For some women, medication may also be helpful for preventing additional bone loss. Ask your health care professional what the best osteoporosis prevention strategy is for you.

Finally…

The importance of beginning bone loss prevention at a very young age is now well understood. Bone health programs are being developed and implemented that targets girls as young as nine to 12 years of age and their parents, focusing on promoting good nutritional choices and participating in regular physical activity. Contact us if you have any questions or to schedule an appointment.

(Some information provided by Healthywomen.org)

How Sleep Deprivation is Inhibiting You From Your Full Potential

If you’re getting less than eight hours of sleep each night, chances are you’re sleep deprived. What’s more, you probably have no idea just how much lack of sleep is affecting you.

How is it possible to be sleep deprived without knowing it? Most of the signs of sleep deprivation are much more subtle than falling face first into your dinner plate. Furthermore, if you’ve made a habit of skimping on sleep, you may not even remember what it feels like to be truly wide-awake, fully alert, and firing on all cylinders. Maybe it feels normal to get sleepy when you’re in a boring meeting, struggling through the afternoon slump, or dozing off after dinner, but the truth is that it’s only “normal” if you’re sleep deprived.

You May Be Sleep Deprived if You:

  • Need an alarm clock in order to wake up on time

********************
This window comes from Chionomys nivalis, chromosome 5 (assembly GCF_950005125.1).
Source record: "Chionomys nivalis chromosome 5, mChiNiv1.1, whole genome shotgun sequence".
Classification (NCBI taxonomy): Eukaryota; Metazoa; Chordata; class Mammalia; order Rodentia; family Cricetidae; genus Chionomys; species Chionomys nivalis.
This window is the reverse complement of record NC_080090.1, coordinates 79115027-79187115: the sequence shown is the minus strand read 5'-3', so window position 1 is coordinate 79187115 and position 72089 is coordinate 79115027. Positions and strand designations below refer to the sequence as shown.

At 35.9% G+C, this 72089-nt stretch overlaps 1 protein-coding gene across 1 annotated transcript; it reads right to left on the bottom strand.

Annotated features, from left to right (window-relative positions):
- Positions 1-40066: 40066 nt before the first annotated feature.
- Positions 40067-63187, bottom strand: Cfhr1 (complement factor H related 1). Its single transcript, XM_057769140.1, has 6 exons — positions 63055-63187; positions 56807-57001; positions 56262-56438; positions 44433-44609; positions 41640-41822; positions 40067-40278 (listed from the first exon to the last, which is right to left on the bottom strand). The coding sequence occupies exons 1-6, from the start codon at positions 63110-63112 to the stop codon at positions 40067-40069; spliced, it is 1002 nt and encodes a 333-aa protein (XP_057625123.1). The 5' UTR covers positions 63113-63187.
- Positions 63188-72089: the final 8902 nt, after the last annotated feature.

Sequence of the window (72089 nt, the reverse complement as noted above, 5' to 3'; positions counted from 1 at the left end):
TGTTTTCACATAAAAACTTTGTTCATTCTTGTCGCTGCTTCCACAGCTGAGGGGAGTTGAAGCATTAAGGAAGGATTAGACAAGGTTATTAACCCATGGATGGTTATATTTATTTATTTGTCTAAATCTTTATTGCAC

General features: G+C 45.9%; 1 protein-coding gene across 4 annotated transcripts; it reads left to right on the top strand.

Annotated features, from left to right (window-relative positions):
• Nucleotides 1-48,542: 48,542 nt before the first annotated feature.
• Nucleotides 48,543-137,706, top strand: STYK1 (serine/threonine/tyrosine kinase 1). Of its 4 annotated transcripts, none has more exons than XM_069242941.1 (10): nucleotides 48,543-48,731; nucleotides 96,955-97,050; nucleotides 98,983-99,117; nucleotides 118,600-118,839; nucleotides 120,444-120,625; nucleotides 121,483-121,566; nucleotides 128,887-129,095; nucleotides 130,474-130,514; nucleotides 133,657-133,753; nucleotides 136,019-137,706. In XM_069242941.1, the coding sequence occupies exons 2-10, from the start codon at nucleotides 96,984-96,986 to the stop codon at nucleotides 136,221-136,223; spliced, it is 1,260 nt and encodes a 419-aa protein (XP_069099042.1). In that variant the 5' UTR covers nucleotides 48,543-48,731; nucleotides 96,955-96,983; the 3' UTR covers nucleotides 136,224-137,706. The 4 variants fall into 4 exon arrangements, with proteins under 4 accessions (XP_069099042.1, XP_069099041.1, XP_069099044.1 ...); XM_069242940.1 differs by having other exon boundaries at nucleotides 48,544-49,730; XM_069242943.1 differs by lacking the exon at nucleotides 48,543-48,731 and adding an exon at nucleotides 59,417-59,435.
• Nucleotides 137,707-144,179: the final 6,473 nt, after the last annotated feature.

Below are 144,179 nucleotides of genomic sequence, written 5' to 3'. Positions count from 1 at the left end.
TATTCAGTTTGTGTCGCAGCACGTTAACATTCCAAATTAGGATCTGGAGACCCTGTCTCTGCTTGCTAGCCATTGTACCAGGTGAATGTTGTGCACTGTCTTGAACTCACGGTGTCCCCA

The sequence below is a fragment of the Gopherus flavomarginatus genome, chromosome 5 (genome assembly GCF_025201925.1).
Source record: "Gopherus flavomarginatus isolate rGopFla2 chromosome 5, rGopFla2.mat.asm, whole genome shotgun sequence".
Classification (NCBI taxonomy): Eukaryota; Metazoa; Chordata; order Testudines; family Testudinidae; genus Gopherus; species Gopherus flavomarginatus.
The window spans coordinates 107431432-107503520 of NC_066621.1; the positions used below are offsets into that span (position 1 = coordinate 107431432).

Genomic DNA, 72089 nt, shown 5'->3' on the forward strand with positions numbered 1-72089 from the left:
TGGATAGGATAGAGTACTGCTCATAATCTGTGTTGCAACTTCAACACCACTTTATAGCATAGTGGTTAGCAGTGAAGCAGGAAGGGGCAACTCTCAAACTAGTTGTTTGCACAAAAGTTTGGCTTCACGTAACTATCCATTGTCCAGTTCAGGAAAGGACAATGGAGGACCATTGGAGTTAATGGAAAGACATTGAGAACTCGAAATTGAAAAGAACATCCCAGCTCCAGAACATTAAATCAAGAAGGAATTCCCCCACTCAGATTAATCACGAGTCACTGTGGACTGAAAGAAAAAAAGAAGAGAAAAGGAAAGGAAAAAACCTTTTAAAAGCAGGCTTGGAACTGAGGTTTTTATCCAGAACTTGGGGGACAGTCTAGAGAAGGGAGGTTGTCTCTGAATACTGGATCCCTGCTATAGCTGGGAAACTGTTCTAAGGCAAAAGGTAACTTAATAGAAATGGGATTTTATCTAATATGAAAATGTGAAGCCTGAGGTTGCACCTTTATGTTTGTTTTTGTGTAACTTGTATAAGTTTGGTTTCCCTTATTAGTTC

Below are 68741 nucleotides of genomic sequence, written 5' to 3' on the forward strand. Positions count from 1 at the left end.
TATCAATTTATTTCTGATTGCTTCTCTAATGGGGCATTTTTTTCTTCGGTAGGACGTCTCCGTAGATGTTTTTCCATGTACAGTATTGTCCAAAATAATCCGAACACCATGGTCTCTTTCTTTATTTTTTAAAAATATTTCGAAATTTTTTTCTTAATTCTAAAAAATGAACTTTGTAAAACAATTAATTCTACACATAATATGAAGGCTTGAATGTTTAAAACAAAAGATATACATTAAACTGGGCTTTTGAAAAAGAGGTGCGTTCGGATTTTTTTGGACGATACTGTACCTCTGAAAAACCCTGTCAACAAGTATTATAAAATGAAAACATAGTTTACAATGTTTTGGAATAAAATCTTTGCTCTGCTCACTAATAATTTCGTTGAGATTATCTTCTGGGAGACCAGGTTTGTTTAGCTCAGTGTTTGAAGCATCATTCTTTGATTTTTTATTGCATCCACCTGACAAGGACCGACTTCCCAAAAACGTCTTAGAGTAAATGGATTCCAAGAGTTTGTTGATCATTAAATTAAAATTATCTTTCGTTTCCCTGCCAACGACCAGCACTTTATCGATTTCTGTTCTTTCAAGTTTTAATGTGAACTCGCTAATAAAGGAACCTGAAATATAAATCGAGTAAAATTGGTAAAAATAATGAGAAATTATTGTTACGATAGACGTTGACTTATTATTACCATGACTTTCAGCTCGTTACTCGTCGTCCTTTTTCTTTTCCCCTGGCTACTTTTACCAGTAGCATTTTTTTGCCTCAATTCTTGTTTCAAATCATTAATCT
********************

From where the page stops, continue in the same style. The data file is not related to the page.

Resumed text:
• Rely on the snooze button
  • Have a hard time getting out of bed in the morning
  • Feel sluggish in the afternoon
  • Get sleepy in meetings, lectures, or warm rooms
  • Get drowsy after heavy meals or when driving
  • Need to nap to get through the day
  • Fall asleep while watching TV or relaxing in the evening
  • Feel the need to sleep in on weekends
  • Fall asleep within five minutes of going to bed

Side Effects of Sleep Deprivation

While it may seem like losing sleep isn’t such a big deal, sleep deprivation has a wide range of negative effects that go way beyond daytime drowsiness. Lack of sleep affects your judgment, coordination, and reaction times. In fact, sleep deprivation can affect you just as much as being drunk.

The effects include:

  • Fatigue, lethargy, and lack of motivation
  • Moodiness and irritability; increased risk of depression
  • Decreased sex drive; relationship problems
  • Impaired brain activity; learning, concentration, and memory problems
  • Reduced creativity and problem-solving skills; difficulty making decisions
  • Inability to cope with stress, difficulty managing emotions
  • Premature skin aging
  • Weakened immune system; frequent colds and infections; weight gain